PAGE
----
Picture of the Week
Discovering the physics and chemistry of the cosmos is different to carrying out experiments in the lab. In the lab, samples can be tested, experiments can be repeated, and if anything looks odd, you can always look from another angle to see if it's just a trick of perspective. For astronomers, none of this is possible: the only information they have is in the light that reaches their telescopes. More...
19 September 2013
Geology is not just about sterile, lifeless phenomena. The Earth's evolution over time has been driven in large part by life. The oxygen in the atmosphere was not present before life created it, thanks to photosynthesis by primitive algae around 2.5 billion years ago.
Rocks, too, are greatly influenced by life. The white cliffs of Dover are formed of chalk deposited by countless generations of marine organisms in the distant past.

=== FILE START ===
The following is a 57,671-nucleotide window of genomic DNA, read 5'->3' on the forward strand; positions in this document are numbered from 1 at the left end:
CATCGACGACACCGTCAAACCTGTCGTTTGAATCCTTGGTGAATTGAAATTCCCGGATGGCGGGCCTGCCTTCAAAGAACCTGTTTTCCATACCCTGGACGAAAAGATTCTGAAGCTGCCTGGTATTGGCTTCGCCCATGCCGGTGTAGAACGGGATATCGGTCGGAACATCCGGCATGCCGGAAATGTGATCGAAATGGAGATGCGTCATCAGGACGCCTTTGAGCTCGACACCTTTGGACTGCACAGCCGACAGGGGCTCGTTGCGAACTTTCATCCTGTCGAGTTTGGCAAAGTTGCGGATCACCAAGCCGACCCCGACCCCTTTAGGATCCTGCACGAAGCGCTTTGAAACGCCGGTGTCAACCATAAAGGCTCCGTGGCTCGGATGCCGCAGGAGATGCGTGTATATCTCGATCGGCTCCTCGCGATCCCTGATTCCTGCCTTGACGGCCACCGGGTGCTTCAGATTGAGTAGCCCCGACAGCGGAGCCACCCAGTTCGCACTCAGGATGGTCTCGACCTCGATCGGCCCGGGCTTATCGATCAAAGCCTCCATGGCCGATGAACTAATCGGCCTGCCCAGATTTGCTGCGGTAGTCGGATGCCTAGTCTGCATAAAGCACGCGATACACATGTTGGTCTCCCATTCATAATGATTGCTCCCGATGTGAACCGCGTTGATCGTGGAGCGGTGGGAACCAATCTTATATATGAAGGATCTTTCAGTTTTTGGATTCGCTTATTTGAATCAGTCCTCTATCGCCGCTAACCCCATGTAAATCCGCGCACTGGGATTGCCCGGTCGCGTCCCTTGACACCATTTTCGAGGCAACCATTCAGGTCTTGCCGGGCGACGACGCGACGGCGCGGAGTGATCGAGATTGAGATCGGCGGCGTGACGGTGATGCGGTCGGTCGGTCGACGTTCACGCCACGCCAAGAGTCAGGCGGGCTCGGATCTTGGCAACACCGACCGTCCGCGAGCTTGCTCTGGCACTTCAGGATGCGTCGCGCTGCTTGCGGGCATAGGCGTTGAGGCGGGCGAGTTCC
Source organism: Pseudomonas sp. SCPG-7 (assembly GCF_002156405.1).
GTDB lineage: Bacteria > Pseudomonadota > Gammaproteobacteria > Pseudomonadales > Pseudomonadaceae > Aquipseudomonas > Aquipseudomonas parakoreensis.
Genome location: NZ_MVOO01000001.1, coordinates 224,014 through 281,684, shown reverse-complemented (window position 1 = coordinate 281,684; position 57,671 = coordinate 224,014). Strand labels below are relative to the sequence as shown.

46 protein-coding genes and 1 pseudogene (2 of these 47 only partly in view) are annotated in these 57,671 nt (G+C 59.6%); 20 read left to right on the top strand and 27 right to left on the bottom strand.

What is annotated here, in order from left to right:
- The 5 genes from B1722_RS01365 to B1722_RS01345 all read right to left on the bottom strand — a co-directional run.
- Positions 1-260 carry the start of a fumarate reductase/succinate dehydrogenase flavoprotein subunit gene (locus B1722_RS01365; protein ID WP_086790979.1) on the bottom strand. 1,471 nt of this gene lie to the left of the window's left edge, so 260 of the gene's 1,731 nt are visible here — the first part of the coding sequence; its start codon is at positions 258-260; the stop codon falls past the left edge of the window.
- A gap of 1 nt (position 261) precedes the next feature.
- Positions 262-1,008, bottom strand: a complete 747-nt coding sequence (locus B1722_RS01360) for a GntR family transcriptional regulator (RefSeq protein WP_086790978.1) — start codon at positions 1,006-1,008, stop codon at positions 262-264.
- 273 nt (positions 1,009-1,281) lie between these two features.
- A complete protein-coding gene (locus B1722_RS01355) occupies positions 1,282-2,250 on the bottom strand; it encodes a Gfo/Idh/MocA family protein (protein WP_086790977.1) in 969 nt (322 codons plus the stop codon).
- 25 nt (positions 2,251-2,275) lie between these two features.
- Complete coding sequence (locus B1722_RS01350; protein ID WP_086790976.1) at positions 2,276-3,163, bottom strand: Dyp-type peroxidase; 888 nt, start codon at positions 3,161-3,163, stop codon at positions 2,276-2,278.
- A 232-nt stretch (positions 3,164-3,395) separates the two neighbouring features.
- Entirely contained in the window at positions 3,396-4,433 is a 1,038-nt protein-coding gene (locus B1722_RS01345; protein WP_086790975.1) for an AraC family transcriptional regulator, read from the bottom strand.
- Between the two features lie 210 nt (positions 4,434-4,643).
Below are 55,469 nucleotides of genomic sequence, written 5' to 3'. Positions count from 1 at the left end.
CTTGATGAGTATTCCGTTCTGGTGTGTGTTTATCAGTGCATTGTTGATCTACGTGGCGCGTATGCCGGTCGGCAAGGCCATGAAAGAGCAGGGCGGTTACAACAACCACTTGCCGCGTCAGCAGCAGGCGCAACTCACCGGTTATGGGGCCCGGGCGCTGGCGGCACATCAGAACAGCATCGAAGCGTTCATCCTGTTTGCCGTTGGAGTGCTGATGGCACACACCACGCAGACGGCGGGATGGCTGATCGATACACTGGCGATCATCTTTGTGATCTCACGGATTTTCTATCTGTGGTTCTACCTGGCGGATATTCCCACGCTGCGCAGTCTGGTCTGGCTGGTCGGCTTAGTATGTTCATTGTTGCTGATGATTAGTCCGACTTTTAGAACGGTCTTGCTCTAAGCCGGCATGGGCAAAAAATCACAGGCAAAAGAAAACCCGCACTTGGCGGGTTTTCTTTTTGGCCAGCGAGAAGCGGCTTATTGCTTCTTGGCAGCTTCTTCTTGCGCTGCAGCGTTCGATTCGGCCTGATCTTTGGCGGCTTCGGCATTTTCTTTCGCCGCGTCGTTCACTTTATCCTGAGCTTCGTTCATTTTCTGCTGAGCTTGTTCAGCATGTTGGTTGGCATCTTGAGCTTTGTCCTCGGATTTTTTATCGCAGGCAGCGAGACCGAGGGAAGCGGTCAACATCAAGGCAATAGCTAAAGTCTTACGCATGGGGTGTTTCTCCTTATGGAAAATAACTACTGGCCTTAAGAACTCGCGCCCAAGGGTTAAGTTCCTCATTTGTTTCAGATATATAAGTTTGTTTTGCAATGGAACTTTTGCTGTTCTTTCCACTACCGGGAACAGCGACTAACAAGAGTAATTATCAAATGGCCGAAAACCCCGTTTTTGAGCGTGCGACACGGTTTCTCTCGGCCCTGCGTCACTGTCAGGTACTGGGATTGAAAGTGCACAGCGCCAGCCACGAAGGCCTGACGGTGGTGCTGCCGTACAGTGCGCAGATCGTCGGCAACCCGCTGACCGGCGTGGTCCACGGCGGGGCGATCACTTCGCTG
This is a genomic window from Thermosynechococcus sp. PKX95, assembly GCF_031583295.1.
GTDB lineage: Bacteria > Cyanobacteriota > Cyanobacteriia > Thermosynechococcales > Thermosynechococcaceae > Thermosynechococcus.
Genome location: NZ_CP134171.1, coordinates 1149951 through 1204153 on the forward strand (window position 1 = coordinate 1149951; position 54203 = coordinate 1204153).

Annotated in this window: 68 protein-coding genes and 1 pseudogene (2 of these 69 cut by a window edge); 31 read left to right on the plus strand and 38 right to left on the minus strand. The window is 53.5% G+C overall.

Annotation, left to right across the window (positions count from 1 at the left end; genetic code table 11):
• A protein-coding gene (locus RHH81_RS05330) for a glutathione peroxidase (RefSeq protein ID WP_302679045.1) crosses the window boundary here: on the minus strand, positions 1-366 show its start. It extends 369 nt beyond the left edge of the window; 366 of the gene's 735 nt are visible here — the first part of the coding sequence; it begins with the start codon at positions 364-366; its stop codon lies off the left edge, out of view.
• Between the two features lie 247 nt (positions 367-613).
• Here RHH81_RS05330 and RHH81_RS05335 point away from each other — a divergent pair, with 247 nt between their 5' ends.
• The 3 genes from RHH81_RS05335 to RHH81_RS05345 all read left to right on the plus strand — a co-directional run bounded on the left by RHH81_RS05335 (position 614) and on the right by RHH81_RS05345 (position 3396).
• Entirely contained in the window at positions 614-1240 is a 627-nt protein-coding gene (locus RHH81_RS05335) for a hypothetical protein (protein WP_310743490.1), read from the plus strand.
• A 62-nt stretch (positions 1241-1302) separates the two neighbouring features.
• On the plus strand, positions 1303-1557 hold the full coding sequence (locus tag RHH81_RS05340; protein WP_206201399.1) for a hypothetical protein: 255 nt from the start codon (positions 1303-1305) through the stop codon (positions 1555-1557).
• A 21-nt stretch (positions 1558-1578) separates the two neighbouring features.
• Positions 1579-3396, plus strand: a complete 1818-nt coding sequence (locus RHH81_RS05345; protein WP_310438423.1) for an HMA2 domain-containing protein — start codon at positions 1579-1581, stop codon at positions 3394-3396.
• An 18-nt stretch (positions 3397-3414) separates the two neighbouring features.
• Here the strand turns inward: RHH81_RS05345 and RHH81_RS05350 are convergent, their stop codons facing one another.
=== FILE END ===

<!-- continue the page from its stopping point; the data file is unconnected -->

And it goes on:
The most famous and most obvious influences of life on rocks, though, are fossils.
This superb specimen of a trilobite is part of UCL's Geology Collections. Trilobites died out around 250 million years ago, though a distant relative, the horseshoe crab, still lives today. Despite being long-extinct, perfectly preserved specimens like these are quite common.
Photo credit: UCL Geology Collections
High resolution image
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Page last modified on 19 sep 13 16:41